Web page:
But I couldn't get past the second book in the Baroque Cycle (out of eight books). The first book I'd thought really had its nice moments, particularly whenever Newton or Robert Hooke were around, but dragged in spots. Still it mainly served to set things up which was neat enough... I can barely remember what book 2 was going on about, it felt like the story was going to take forever to build up to anything, but perhaps it's the scale of the story that got me to ultimately give up on it. Maybe my attention span isn't what it used to be. Maybe it was never up to snuff. But then again I breezed through Cryptonomicon, so maybe the Baroque Cycle SUCKS!!!
Curious to see what you think, though. When you say vol. 1 though, do you mean book 1 or the volume that includes the first three "books" of the series?
Mike Fleming Jr wrote:EXCLUSIVE: Skydance has set the Apollo 13 team of writer Bill Broyles, director Ron Howard and producer Brian Grazer for an adaptation of bestselling author Neal Stephenson’s sci-fi novel Seveneves. Grazer and Howard’s Imagine Entertainment is producing the ambitious adaptation.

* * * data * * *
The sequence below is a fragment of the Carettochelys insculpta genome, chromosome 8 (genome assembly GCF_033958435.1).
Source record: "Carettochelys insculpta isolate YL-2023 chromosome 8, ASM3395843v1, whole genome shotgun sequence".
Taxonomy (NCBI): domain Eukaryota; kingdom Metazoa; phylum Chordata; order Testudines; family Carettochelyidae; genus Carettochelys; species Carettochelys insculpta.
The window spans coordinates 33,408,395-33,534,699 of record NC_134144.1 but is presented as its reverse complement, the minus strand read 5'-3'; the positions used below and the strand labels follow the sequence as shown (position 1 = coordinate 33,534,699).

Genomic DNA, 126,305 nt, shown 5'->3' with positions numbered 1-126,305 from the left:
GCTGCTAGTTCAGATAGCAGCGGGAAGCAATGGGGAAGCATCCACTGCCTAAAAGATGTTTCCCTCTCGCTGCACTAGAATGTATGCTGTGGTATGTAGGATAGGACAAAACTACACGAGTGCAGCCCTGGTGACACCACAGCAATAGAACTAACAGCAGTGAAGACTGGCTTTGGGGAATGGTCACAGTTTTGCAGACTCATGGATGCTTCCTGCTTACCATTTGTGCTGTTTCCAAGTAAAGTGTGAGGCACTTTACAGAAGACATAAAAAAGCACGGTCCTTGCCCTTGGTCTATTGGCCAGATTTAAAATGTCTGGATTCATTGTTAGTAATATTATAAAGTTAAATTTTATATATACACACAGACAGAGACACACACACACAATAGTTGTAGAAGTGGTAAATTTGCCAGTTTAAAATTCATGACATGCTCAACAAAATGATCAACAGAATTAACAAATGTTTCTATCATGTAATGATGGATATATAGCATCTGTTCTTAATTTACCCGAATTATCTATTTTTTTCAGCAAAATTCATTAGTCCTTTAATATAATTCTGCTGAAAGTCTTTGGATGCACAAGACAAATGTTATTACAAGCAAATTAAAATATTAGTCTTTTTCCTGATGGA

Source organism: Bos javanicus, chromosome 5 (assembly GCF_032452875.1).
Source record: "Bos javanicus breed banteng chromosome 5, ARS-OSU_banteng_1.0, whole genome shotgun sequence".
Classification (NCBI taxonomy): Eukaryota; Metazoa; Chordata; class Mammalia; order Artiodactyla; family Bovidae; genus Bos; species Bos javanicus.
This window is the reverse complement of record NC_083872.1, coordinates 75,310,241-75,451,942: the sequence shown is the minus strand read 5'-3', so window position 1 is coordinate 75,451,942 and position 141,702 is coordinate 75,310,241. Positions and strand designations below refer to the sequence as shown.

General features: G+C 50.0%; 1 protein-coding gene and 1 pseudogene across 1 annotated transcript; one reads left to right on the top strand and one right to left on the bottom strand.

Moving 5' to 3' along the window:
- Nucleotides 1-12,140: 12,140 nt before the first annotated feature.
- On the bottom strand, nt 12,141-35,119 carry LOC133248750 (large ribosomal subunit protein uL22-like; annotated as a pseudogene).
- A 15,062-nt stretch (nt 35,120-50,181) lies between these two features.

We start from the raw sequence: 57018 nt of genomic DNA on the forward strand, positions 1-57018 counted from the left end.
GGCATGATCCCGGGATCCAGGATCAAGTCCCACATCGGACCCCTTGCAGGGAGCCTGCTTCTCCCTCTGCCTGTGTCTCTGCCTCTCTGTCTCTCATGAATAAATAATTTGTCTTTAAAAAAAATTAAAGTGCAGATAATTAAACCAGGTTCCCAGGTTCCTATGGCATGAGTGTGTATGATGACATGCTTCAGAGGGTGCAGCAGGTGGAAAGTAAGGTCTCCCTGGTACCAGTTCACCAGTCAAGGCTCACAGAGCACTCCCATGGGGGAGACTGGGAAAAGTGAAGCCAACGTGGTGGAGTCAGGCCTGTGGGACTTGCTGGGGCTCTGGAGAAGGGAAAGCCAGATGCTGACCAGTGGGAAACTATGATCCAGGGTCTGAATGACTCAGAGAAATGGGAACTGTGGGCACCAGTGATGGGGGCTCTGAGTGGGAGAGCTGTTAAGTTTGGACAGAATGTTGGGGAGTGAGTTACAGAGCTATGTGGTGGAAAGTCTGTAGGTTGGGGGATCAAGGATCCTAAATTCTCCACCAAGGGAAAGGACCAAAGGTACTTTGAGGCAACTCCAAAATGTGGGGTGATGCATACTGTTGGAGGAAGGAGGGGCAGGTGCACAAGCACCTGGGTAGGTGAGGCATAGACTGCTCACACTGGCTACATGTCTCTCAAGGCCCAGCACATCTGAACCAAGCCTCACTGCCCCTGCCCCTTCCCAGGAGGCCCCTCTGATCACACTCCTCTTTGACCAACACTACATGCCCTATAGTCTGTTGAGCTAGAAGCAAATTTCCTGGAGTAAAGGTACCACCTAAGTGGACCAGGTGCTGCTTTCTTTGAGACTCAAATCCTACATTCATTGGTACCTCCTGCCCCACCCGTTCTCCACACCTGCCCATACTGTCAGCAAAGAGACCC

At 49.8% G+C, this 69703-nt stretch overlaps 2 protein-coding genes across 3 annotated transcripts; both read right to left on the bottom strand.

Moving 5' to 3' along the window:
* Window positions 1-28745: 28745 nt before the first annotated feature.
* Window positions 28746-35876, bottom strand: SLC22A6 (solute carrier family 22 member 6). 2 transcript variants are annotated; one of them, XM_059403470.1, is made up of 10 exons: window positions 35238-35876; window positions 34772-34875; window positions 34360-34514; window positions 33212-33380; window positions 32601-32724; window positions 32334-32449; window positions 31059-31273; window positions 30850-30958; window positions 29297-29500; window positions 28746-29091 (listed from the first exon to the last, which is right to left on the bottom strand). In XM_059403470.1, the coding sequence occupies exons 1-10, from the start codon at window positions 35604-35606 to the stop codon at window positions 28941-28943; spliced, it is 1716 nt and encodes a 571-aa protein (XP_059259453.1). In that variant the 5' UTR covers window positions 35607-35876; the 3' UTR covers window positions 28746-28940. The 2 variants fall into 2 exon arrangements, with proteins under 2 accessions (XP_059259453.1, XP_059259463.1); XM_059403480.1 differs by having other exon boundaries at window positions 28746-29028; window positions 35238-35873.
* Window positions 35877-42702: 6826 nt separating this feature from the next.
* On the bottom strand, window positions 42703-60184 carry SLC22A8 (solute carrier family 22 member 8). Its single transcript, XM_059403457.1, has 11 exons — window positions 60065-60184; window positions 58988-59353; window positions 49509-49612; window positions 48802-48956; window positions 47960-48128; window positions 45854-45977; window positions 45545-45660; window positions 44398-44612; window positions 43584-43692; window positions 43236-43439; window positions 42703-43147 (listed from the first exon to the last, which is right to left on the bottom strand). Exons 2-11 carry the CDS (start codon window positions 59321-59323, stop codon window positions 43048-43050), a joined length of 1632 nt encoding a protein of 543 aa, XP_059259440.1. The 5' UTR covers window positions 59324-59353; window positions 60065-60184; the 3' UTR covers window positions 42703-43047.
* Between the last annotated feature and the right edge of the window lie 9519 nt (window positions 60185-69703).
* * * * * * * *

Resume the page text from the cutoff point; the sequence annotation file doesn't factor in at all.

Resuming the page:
The 2015 book centers on a catastrophic event that renders Earth a ticking time bomb, and nations band together to devise a plan to ensure the survival of humanity in outer space. Five thousand years later, their progeny — seven races now 3 billion strong — embark on another audacious journey to an alien world utterly transformed by cataclysm and time: Earth.
Skydance’s David Ellison, a big Stephenson fan I’m told, is also producing this with Dana Goldberg and Imagine’s Erica Huggins. It’s the latest big swing for his company, which is reshaping after raising $700 million in new financing in March (that included $200 million in equity from a group of investors, and a $500 million line of credit from J.P. Morgan Chase). The new emphasis is away from co-financing and more toward funding projects generated internally — and not just at Paramount. Sony Pictures stepped up to co-finance Skydance’s Mars mission film Life, which Daniel Espinosa will direct with Ryan Reynolds, Jake Gyllenhaal and Rebecca Ferguson. Ellison did the Dean Devlin-directed Geostorm with Warner Bros.
Next up for Skydance is the July 22 release Star Trek Beyond and October 21 release Jack Reacher: Never Go Back, with Paramount. Geostorm will be released January 13, and Life is due on March 24, 2017.
Howard and Grazer’s Imagine just teamed with National Geographic Channel for the channel’s first scripted series Genius. The anthology drama — telling the stories of the world’s most brilliant innovators — is from Imagine TV, Fox 21 TV Studios, OddLot Entertainment and EUE/Sokolow, and Howard is set to direct the first episode on Albert Einstein.
Broyles most recently created the upcoming History series Six.
Neal is repped by Darhansoff & Verrill Agency and ICM Partners, latter of which brokered the deal.